We have explored a number of influences coming from the objective domain, which are influences mediated by the purely physical properties of light. This includes all those influences to be found in the new light medicine. So we have photobiomodulation, through which light acts directly at the cellular level, stimulating the mitochondrial respiratory chain and modulating the production of ATP, our metabolic energy source. Also influenced is the nonvisual optical pathway, through which light governs the endocrine system by means of the retinohypothalamic tract. Notably, this includes a profound influence on our central internal clock and consequently on circadian rhythm. Another objective effect of light is that of photic entrainment. Here, pulsating light interacts with brain waves to directly induce different mental states.
Many modalities of alternative light medicine come from the objective domain as well. For example, in syntonic optometry the visual field of the subject is exposed to precise colors in order to obtain specific autonomic effects. In Colorpuncture, the colors are chosen and applied according to the stimulated reflex points. The common characteristic of all of these objective influences is the systematic manner in which their action takes place, independent of the will or of any cognitive involvement of the subject.
The cognitive domain of light is that which passes through the sense of vision; this influence is one of the most profound we can have in life. Through vision, we build an interior representation of our entire world. Vision informs our superior cognitive faculties; it can evoke all the emotions, sensations, and thoughts that define us.
We’ve all heard that old truism, “An image is worth a thousand words.” The arts of painting and photography, television, and cinema are visual forms that can give meaning to our existence. In their most exalted manifestations such as sacred geometry or mandalas, images are capable of exerting influence of a higher spiritual nature. When light interacts in such a way with our mental universe, it is not only acting through its physical properties; it becomes a vehicle for the transfer of information through images that are formed by our visual system. The influence of light in this cognitive domain is characterized by the complexity of its form and by its rich informational content.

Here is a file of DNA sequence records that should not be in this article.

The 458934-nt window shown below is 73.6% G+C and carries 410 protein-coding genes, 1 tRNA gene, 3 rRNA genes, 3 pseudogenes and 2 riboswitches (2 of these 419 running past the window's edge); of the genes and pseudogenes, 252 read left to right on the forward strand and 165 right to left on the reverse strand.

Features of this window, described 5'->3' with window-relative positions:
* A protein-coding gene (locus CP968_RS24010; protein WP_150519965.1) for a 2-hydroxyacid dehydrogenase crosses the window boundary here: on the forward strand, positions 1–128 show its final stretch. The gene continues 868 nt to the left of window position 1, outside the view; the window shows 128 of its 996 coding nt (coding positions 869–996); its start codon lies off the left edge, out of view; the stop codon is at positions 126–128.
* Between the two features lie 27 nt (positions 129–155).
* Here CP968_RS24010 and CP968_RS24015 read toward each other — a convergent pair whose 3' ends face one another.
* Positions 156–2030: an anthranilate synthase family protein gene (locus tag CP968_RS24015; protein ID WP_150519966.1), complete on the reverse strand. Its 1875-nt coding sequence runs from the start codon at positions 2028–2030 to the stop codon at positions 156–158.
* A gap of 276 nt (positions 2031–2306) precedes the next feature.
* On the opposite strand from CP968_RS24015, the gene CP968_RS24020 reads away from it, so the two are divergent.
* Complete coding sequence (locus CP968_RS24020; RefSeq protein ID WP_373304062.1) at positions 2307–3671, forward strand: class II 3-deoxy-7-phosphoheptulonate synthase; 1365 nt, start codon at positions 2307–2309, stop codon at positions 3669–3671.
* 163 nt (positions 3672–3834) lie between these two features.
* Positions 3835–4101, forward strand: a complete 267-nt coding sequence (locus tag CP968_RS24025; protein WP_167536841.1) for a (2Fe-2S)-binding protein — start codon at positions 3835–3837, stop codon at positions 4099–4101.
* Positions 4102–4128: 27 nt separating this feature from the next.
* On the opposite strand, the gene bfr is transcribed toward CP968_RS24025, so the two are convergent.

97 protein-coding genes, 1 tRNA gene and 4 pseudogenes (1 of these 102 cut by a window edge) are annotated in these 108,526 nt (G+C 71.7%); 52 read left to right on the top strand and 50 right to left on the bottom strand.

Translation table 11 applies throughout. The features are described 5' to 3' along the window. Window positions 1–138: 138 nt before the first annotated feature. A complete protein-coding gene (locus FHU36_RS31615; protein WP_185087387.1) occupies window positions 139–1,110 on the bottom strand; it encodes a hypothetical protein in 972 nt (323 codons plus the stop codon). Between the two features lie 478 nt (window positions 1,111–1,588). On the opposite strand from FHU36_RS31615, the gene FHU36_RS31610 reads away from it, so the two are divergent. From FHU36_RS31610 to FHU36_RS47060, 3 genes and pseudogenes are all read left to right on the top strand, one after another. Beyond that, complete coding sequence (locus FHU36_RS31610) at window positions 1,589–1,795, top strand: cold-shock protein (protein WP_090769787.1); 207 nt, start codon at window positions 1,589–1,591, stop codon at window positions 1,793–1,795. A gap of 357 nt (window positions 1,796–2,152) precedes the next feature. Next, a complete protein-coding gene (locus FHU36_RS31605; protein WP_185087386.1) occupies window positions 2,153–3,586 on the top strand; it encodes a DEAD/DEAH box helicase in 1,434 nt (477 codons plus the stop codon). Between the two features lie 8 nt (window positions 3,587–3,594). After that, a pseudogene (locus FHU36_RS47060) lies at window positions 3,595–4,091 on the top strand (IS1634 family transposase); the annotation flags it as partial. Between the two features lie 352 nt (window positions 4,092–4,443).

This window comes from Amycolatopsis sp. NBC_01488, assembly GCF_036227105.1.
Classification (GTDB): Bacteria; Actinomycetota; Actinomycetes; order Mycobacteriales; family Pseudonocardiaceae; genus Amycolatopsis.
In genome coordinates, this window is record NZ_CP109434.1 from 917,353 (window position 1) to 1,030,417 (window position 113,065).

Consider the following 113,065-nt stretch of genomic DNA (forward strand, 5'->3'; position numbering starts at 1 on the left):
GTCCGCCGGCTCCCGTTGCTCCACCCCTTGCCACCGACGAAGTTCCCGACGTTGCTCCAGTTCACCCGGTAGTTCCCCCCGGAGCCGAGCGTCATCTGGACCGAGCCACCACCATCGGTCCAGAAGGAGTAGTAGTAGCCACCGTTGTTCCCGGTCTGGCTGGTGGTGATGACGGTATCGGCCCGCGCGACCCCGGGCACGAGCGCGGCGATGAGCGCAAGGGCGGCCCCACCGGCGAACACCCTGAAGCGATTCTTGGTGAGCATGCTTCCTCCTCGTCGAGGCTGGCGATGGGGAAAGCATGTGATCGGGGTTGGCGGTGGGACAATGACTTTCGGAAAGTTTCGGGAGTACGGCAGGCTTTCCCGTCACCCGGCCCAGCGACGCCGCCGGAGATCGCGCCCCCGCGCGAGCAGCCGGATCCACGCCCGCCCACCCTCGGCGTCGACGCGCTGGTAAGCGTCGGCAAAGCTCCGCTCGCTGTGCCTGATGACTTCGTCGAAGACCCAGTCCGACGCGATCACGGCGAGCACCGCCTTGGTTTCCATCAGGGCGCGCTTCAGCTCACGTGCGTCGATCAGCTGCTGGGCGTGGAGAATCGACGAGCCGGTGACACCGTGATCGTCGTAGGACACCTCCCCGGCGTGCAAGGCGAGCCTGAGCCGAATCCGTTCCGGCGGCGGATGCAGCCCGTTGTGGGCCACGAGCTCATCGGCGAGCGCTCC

The Subjective Domain, the Third Area of Influence
So we possess many ways of using light, which can act on either one or the other of these two domains, the objective and the cognitive. But what happens at the boundary between these two? Essentially, in this intermediate domain we try to induce perceptions of a superior cognitive order by using the objective properties of light. For this reason I call this third domain of influence the subjective domain because it intervenes at the level of our interior perception, which is subjective. We will see that it concerns one of the most fertile of regions, and this has profound implications for the therapeutic application of color.
What do we mean when we say “perceptions of a superior cognitive order”? This has to do with all cognitive activity capable of inducing within us a harmonious and positive state of being. Such activity can take several forms: any emotion that evokes beauty or pleasure; the sensation of unity with the flow of life; deep relaxation; or, again, an impression of immense peace and security. Why would such perceptions be of particular therapeutic interest? Most of us understand this intuitively: they permit us to rediscover our natural equilibrium, and they open the door to an intrinsic mechanism of healing always ready to move into action when we give it the opportunity.